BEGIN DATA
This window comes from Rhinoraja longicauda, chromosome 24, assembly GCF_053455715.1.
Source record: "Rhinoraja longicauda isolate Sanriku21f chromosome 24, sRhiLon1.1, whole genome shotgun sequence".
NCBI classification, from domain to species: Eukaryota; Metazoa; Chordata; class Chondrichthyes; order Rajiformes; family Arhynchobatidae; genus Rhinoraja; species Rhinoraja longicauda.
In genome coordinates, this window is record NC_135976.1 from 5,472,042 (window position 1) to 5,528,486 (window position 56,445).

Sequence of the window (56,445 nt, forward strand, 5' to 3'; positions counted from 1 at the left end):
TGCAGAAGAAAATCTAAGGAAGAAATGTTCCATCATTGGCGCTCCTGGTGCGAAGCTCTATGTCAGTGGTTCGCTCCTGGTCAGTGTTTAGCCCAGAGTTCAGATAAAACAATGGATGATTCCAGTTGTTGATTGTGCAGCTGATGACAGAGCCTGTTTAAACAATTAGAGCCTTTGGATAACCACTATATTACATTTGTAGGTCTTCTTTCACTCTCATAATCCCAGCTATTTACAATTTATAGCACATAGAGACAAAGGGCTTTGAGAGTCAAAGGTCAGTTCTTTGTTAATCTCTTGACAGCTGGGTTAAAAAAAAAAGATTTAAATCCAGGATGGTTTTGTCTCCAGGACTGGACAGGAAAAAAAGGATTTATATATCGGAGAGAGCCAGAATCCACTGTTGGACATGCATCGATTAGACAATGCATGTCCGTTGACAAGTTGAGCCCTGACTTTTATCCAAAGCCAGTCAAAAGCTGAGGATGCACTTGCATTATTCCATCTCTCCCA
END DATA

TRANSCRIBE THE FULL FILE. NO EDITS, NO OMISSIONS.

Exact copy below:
This window comes from Rhinoraja longicauda, chromosome 24, assembly GCF_053455715.1.
Source record: "Rhinoraja longicauda isolate Sanriku21f chromosome 24, sRhiLon1.1, whole genome shotgun sequence".
NCBI classification, from domain to species: Eukaryota; Metazoa; Chordata; class Chondrichthyes; order Rajiformes; family Arhynchobatidae; genus Rhinoraja; species Rhinoraja longicauda.
In genome coordinates, this window is record NC_135976.1 from 5,472,042 (window position 1) to 5,528,486 (window position 56,445).

Sequence of the window (56,445 nt, forward strand, 5' to 3'; positions counted from 1 at the left end):
TGCAGAAGAAAATCTAAGGAAGAAATGTTCCATCATTGGCGCTCCTGGTGCGAAGCTCTATGTCAGTGGTTCGCTCCTGGTCAGTGTTTAGCCCAGAGTTCAGATAAAACAATGGATGATTCCAGTTGTTGATTGTGCAGCTGATGACAGAGCCTGTTTAAACAATTAGAGCCTTTGGATAACCACTATATTACATTTGTAGGTCTTCTTTCACTCTCATAATCCCAGCTATTTACAATTTATAGCACATAGAGACAAAGGGCTTTGAGAGTCAAAGGTCAGTTCTTTGTTAATCTCTTGACAGCTGGGTTAAAAAAAAAAGATTTAAATCCAGGATGGTTTTGTCTCCAGGACTGGACAGGAAAAAAAGGATTTATATATCGGAGAGAGCCAGAATCCACTGTTGGACATGCATCGATTAGACAATGCATGTCCGTTGACAAGTTGAGCCCTGACTTTTATCCAAAGCCAGTCAAAAGCTGAGGATGCACTTGCATTATTCCATCTCTCCCA